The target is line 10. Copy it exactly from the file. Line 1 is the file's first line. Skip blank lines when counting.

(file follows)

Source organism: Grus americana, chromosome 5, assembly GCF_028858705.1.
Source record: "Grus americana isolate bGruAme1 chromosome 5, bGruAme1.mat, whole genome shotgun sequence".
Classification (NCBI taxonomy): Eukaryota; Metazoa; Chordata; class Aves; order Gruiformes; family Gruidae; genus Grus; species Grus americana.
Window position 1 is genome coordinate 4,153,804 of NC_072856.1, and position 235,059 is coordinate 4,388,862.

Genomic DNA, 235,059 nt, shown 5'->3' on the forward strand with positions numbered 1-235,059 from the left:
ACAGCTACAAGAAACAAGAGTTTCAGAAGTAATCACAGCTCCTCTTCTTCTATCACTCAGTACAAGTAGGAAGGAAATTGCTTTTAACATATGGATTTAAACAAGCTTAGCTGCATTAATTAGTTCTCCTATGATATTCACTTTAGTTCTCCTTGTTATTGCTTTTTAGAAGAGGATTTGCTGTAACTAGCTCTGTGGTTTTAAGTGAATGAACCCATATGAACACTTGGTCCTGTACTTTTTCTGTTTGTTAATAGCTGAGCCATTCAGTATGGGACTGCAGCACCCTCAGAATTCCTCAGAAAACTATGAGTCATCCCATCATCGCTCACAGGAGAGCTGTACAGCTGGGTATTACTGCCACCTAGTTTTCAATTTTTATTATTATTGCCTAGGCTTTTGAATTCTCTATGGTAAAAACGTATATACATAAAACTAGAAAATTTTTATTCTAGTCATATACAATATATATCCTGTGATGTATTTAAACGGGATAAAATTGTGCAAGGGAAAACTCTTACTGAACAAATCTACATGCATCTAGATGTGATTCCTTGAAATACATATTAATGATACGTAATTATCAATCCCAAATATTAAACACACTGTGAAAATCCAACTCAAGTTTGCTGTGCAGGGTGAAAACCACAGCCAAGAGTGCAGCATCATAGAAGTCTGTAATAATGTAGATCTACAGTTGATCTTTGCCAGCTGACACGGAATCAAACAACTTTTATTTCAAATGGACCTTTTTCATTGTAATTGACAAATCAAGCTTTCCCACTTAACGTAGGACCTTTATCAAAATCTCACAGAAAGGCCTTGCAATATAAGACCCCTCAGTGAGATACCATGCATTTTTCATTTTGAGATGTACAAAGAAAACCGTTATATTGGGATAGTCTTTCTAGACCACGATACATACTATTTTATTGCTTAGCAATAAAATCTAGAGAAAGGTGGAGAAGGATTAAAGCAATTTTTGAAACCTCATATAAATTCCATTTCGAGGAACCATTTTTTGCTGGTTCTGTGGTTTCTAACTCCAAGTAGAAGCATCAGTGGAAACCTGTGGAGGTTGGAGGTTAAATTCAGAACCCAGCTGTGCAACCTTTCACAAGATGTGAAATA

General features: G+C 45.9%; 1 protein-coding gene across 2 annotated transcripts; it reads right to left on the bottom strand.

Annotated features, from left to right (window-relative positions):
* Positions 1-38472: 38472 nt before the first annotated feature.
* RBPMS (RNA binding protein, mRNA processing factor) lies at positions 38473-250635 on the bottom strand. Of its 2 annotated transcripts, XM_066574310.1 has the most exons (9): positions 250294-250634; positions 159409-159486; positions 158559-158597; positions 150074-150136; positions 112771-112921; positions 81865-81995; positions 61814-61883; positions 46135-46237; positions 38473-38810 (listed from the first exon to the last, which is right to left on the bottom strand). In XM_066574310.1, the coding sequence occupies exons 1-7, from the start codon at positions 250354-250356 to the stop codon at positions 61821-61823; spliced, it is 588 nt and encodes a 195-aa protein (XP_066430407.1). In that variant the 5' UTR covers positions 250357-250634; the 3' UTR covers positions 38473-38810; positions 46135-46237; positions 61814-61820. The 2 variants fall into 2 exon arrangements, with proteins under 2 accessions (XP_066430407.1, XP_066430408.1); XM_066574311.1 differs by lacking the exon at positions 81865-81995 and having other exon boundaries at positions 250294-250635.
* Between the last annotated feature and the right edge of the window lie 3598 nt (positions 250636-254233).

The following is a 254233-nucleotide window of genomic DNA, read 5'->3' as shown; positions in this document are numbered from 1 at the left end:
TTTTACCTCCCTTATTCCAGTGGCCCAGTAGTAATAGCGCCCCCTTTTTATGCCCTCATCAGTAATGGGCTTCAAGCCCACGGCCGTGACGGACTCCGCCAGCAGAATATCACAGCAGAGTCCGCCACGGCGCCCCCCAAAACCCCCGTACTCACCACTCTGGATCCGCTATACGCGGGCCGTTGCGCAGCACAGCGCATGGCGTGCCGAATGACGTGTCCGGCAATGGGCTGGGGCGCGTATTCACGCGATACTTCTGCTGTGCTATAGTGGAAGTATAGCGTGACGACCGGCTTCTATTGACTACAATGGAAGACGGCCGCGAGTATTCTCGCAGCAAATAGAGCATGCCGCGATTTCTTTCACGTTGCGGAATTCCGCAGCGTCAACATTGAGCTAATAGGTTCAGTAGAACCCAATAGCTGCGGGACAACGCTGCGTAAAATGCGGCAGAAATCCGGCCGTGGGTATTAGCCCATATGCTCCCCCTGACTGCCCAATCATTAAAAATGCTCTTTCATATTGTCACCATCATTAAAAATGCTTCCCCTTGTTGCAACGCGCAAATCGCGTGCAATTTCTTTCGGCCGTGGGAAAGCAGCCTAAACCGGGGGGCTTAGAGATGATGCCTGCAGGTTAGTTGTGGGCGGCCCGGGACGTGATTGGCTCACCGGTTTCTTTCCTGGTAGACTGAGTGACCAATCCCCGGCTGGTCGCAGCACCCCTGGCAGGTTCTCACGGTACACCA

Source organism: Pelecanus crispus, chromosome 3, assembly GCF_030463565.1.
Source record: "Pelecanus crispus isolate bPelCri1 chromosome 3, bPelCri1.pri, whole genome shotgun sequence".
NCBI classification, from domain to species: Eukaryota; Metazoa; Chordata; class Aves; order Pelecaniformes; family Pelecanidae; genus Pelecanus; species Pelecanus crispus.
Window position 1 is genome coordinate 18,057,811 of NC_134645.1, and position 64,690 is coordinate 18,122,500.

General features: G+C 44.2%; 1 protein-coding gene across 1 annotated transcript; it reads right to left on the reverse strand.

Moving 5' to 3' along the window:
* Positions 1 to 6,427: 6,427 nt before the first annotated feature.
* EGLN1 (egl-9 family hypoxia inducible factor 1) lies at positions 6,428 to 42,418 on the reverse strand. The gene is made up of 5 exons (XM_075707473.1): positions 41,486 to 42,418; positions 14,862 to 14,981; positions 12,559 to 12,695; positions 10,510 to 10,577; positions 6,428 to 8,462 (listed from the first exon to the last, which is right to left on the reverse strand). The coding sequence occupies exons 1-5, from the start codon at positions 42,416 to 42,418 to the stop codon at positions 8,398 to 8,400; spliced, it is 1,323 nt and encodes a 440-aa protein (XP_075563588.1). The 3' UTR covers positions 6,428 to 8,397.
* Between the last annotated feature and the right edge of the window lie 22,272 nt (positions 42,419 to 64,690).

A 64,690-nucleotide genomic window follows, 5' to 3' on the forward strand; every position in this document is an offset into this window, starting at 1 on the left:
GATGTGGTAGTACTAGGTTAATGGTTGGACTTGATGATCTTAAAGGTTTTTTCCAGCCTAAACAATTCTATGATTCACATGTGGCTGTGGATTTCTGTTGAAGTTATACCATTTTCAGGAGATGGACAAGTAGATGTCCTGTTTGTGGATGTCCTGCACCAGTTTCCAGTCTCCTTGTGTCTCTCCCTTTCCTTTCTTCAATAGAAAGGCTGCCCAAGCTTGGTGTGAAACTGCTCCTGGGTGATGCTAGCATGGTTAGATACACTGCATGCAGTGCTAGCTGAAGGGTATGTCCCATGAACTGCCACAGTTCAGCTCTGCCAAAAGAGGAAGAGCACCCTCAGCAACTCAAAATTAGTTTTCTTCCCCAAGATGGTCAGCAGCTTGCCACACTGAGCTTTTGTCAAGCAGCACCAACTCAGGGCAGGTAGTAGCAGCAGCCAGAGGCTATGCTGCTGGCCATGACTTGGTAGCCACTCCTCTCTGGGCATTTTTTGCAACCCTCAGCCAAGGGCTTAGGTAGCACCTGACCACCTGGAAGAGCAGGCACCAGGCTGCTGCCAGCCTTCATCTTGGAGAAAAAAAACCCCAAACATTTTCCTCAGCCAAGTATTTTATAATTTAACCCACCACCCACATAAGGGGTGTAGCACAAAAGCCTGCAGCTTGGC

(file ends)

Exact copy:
* RBPMS (RNA binding protein, mRNA processing factor) lies at positions 38473-250635 on the bottom strand. Of its 2 annotated transcripts, XM_066574310.1 has the most exons (9): positions 250294-250634; positions 159409-159486; positions 158559-158597; positions 150074-150136; positions 112771-112921; positions 81865-81995; positions 61814-61883; positions 46135-46237; positions 38473-38810 (listed from the first exon to the last, which is right to left on the bottom strand). In XM_066574310.1, the coding sequence occupies exons 1-7, from the start codon at positions 250354-250356 to the stop codon at positions 61821-61823; spliced, it is 588 nt and encodes a 195-aa protein (XP_066430407.1). In that variant the 5' UTR covers positions 250357-250634; the 3' UTR covers positions 38473-38810; positions 46135-46237; positions 61814-61820. The 2 variants fall into 2 exon arrangements, with proteins under 2 accessions (XP_066430407.1, XP_066430408.1); XM_066574311.1 differs by lacking the exon at positions 81865-81995 and having other exon boundaries at positions 250294-250635.